I’m combining two days worth of posts here because I’m never going to catch up otherwise.
There is so much to see and do in Wellington – I heartily recommend a trip here. It has everything, certainly everything that I like: woodland walks, beachside hikes, street art, cake and icecream, museums and a beautiful waterfront to stroll around.
It’s a very liveable city – even and especially with the hills, which aren’t always that steep. I hate the gym so I walk everywhere – for fitness fanatics, you’ve got endurance, resistance and distance training built into the landscape.
This is your typical view of suburban Wellington: a mish mash of different types of houses painted different colours spotted between the rolling forested green space.
And the view of the waterfront from the top of Mount Victoria is worth the climb.
The fact that there is a slide to help you get at least a small way back down in no way shaped my enjoyment. Honest.
Down the hill, there are some ‘Lord of the Ring’ spotting opportunities – to find the spot where the hobbits hid from the Ring-Wraithes… the Nazgul’s search would have been so much easier if they had paid attention to the signage.
In Newtown, on the edge of the suburb where I have been staying, street art is front and centre… on the walls of houses, on garage doors, basically everywhere, painted, stencilled, as murals, as small pieces and using yarn.
And at sea level… the stunning Breakers Bay which I saw courtesy of my friend Jess when we finally met up after several months of social media conversation.
That’s the amazing aspect of travel – the people you meet. I was introduced to Jess by a mutual friend Chris because he knew I was coming to Wellington.
I arrived and Jess took me out to see some of the Bays that I might not easily get a chance to see.
The tide was low, at Breakers Bay which was my favourite, allowing us to walk alongside the striking rock formations.
And for the afternoon of New Year’s Eve, I headed up to the Botanic Gardens, which are free to enter via the Cable Car which is not free to ride – 5NZD one way; 9NZD for a return ticket if you buy in advance.
This is New Zealand’s only operational funicular and you catch it out of the centre of Wellington at the literally named Cable Car Street – making the station a very easy place to find.
The short ride up to the Gardens takes you through painted tunnels and then neon lights before giving you a view over the harbour.
The Wellington Botanic Garden at the top of the Cable Car is actually one of four Botanic Gardens in the city.
Top Tip Interruption: The Wellington Council website is a fantastic resource for visitors. For example, looking for walking routes around the city? The council maintains a comprehensive and free range of guides and maps that you can download.
So, the Botanic Gardens are free to enter and I spent hours up here, wandering various gardens and groves.
The official Wellington Botanic Garden was established in 1868, with the Botanic Garden Bill passed in 1869. The management of the gardens was passed on to the New Zealand Institute, though the Garden has been managed by the Council since 1891.
There are a variety of gardens focusing on different types of plants and different climates – the succulents and deserts, the Australian and Chinese zones, the fern walkway and the rose garden to name just a few.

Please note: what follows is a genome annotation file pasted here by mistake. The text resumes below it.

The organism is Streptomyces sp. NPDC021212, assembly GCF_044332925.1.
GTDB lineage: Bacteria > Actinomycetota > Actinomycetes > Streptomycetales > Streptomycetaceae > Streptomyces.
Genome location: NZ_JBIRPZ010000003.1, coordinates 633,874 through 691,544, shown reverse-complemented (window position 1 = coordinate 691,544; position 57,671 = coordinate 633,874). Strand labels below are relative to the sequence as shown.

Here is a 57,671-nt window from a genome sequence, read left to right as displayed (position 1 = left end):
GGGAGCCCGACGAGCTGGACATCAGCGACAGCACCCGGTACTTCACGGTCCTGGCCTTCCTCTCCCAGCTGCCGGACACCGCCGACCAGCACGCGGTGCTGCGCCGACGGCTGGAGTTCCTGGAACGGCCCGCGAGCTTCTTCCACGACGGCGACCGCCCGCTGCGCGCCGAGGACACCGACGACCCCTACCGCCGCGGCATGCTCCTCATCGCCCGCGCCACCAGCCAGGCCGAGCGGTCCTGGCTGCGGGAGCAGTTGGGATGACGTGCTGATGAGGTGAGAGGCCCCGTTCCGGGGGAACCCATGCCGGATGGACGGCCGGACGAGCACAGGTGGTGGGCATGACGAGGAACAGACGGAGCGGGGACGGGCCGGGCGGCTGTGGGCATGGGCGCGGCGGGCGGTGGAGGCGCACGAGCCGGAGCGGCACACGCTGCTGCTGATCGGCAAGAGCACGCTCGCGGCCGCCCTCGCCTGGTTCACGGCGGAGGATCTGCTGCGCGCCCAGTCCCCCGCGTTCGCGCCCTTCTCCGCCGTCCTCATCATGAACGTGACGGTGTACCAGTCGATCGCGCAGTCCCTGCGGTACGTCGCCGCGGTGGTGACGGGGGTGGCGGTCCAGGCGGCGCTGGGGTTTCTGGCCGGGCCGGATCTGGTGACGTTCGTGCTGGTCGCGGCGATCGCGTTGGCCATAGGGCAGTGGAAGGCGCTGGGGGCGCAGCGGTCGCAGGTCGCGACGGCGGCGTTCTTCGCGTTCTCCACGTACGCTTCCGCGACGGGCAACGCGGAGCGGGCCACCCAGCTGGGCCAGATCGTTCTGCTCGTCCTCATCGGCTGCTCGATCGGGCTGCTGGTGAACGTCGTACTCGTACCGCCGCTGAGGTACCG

I wasn’t sure about the beekeeper though.
It’s possible that I’ve watched too many episodes of ‘Doctor Who’.
And within the grounds of the Garden was my destination for New Year’s Eve – Space Place and particularly the Carter Observatory.
While most of Wellington’s museums are free, this one has a small fee 14NZD and in my view, it’s an absolute bargain.
Handing over your money gets you a free viewing of one of a a range of documentaries about space. Apparently these are age appropriate – I hadn’t read that when I went for the ‘We Are Stars’ 8pm viewing.
It featured Andy Serkis! Voice of Gollum!
It was also very good and highly informative. ‘The Big Bang Theory’ has clearly made me far more receptive to physics.
There’s a compact but detailed exhibition in the museum too. This covers the solar system, space exploration and technology, gravity, black holes, star creation, alongside a history of New Zealand’s contribution to the world’s understanding of stars and space.
To quote Mr Spock: Fascinating.
The exhibition also covers some of our misguided ideas about space and our neighbouring planets – the chances of anything coming from Mars are a million to one.
I really enjoyed the inclusion of Maori creation myths and learning about the names they have given the constellations.
For the last few weeks, it has been strange to see the moon from the Southern hemisphere: I can’t see the Man in the Moon. The Maori legends include the story of a woman taken up to the moon after she complained about how bright it was.
But the highlight for me was going to the Observatory to look at the moon and snow of the stars through the Cooke Telescope.
The telescope was built in York (UK) in 1867 and shipped to New Zealand in 1905. It arrived at the Carter Observatory in 1941 and while it’s no longer used for scientific observations, it was very exciting to look at the night sky through it.
I’ve never done this before – yet another new experience for me.
We were able to view the moon and, as the sky darkened, nebulae in Orion’s Belt and the Matariki.
Matariki is the Māori name for the cluster of stars also known as the Pleiades or the Seven Sisters.
It rises in mid-winter (so July, here) and for many Māori, it heralds the start of a new year. Matariki literally means the ‘eyes of god’.
The Observatory was open for star gazers until 11pm (as it is every Tuesday unless the weather is unkind) and while I did go down to the Waterfront to watch the band and see the fireworks, it was the evening up at Space Place that made New Year’s Eve 2019 so utterly magical.
What a way to end the year.